2013 Stats: 12 Games Started, 12.28 K/9, 2.66 BB/9, 2.77 ERA, 2.5 WAR
2011-2013 Stats: 41 Games Started, 10.96 K/9, 3.73 BB/9, 3.56 ERA, 7.4 WAR
It may be a bit of a leap of faith to include Darvish this high on the list, but I'm willing to accept his shortcomings in the track record and the control department given his dominant strikeout numbers.
Darvish's 10.96 K/9 easily ranks as the best of anyone on this list, and if this year is any indication, he's only getting better as time goes along.
The fact that his numbers are so good in a hitter's haven like Texas makes what he's doing all the more special, too.
Yu has perhaps the most dominant repertoire in all of the Major Leagues, and every time he takes the mound, it seems he's a threat to throw a no-hitter.
By the end of this season, Darvish may join the top three pitchers on this list as the best in the game, but for now, he remains a half step below them given his still-limited track record and list-high BB/9 numbers.
2013 Stats: 13 Games Started, 9.43 K/9, 1.69 BB/9, 2.58 ERA, 2.7 WAR
2011-2013 Stats: 79 Games Started, 8.74 K/9, 2.26 BB/9, 3.15 ERA, 13.3 WAR
King Felix's placement at No. 3 on this list is no slight on him, and if I could have three No.1s on this list, I'd do it.
Since someone had to take the spot, Felix was the pick due to a K/9 number lower than the pitchers in the top two spots, and an ERA that's higher than the top two guys.
This is all just nitpicking, though, since there's no denying that Felix is one of the best pitchers in baseball.
He's an absolute horse, having thrown over 230 innings four years in a row, and he's well on his way there once again this year.
Though he's armed with a fastball that sits in the low-to-mid 90s, his best pitch is a changeup that allows him to get more ground balls than everyone on this list but Wainwright.
2013 Stats: 13 Games Started, 8.78 K/9, 2.51 BB/9, 1.93 ERA, 2.4 WAR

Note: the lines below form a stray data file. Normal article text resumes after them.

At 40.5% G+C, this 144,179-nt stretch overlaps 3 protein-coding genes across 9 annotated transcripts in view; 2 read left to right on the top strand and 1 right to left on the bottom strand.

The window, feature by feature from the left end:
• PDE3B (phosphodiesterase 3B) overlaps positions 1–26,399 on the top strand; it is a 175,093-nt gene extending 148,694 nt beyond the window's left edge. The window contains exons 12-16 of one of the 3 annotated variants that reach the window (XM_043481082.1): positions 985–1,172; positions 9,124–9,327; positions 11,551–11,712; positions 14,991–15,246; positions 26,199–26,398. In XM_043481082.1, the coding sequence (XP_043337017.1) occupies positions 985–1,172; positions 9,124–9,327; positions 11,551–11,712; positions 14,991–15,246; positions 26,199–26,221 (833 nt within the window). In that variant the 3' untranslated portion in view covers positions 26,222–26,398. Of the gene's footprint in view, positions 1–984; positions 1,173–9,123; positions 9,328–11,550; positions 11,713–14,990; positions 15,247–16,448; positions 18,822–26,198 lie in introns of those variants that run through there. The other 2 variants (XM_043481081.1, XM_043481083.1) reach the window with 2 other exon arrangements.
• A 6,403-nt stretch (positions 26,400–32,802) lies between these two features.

2011-2013 Stats: 79 Games Started, 9.22 K/9, 2.32 BB/9, 2.32 ERA, 14.3 WAR
Giving Kershaw the No. 2 spot on this list seems to be a bit unfair and it's better to consider him and the top pitcher as 1 and 1A.
Since 2011, Kershaw has by far the best ERA of anyone on this list, ranks third in innings pitched, third in K/9 and second in wins above replacement.
This year, he's been every bit as good, too, with the best ERA and the most innings pitched of any pitcher on this list.
While he doesn't have the postseason pedigree of many of the pitchers on this list, including the guy in the No. 1 spot, this has more to do with a lack of opportunity than it does a failure to pitch well in big games.
Kershaw has one of the best fastballs of any left-hander in the game to go along with a devastating slider and curveball, making him easily the best pitcher in the National League.
In many eras Kershaw would be the best pitcher in the game, but unfortunately for him, the man who takes the No. 1 spot is truly a once-in-a-generation talent.
2013 Stats: 12 Games Started, 10.73 K/9, 2.96 BB/9, 3.70 ERA, 2.4 WAR
2011-2013 Stats: 79 Games Started, 9.22 K/9, 2.26 BB/9, 2.67 ERA, 16.2 WAR
Though Kershaw can definitely make a claim as the top pitcher in all of baseball, it's hard to argue against what Justin Verlander has accomplished over the last few seasons.
Verlander's numbers are as good as anyone else's in the game, but what makes him the top pitcher in the game over Kershaw and King Felix is his fastball.
Like no one else in the game, Verlander has the unique ability to dial up his fastball to triple digits in the later innings of his starts.
If opposing teams don't get to Verlander early, they're likely in for a long night as he usually gets stronger as games go along.
All of his statistics rank in the top tier of pitchers on this list and he has thrown more innings than anyone else in the top 10 since the start of the 2011 season.
All three of the pitchers at the top of this list have numbers that set them apart from the other seven pitchers on this list, but Verlander's arsenal gives him the slight edge over Kershaw and Hernandez. His fastball gets all the attention, but he has a curveball, slider and a changeup that all grade as plus and combine to make him the best in the business.
Verlander is my top pitcher in all of baseball, but by no means is he everyone's. Where does he rank on your list, and if he's not No. 1, then who is? Let me know in the comments below.